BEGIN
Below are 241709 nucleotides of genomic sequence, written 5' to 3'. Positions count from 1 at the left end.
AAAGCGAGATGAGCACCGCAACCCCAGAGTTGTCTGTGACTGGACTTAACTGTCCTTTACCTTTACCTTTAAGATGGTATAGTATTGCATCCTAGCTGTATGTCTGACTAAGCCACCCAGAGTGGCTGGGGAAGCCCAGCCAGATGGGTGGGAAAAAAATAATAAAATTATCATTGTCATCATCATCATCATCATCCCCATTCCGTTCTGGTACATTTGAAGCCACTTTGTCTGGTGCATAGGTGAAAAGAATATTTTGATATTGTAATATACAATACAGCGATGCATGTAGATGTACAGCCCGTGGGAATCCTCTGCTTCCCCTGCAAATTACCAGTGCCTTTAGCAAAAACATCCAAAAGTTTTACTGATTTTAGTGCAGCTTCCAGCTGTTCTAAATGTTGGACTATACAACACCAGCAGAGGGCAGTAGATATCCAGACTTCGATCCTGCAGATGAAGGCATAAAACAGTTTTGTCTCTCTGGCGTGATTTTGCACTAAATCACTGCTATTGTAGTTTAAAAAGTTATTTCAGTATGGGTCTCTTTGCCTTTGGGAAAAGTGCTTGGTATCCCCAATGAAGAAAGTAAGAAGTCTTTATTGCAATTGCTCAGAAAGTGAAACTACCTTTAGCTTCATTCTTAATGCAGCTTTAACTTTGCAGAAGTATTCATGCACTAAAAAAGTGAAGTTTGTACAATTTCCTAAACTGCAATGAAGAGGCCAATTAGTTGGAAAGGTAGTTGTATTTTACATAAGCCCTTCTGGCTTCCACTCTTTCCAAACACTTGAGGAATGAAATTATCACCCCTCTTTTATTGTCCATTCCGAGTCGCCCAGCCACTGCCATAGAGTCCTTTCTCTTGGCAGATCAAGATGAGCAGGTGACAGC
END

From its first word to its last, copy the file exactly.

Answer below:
Below are 241709 nucleotides of genomic sequence, written 5' to 3'. Positions count from 1 at the left end.
AAAGCGAGATGAGCACCGCAACCCCAGAGTTGTCTGTGACTGGACTTAACTGTCCTTTACCTTTACCTTTAAGATGGTATAGTATTGCATCCTAGCTGTATGTCTGACTAAGCCACCCAGAGTGGCTGGGGAAGCCCAGCCAGATGGGTGGGAAAAAAATAATAAAATTATCATTGTCATCATCATCATCATCATCCCCATTCCGTTCTGGTACATTTGAAGCCACTTTGTCTGGTGCATAGGTGAAAAGAATATTTTGATATTGTAATATACAATACAGCGATGCATGTAGATGTACAGCCCGTGGGAATCCTCTGCTTCCCCTGCAAATTACCAGTGCCTTTAGCAAAAACATCCAAAAGTTTTACTGATTTTAGTGCAGCTTCCAGCTGTTCTAAATGTTGGACTATACAACACCAGCAGAGGGCAGTAGATATCCAGACTTCGATCCTGCAGATGAAGGCATAAAACAGTTTTGTCTCTCTGGCGTGATTTTGCACTAAATCACTGCTATTGTAGTTTAAAAAGTTATTTCAGTATGGGTCTCTTTGCCTTTGGGAAAAGTGCTTGGTATCCCCAATGAAGAAAGTAAGAAGTCTTTATTGCAATTGCTCAGAAAGTGAAACTACCTTTAGCTTCATTCTTAATGCAGCTTTAACTTTGCAGAAGTATTCATGCACTAAAAAAGTGAAGTTTGTACAATTTCCTAAACTGCAATGAAGAGGCCAATTAGTTGGAAAGGTAGTTGTATTTTACATAAGCCCTTCTGGCTTCCACTCTTTCCAAACACTTGAGGAATGAAATTATCACCCCTCTTTTATTGTCCATTCCGAGTCGCCCAGCCACTGCCATAGAGTCCTTTCTCTTGGCAGATCAAGATGAGCAGGTGACAGC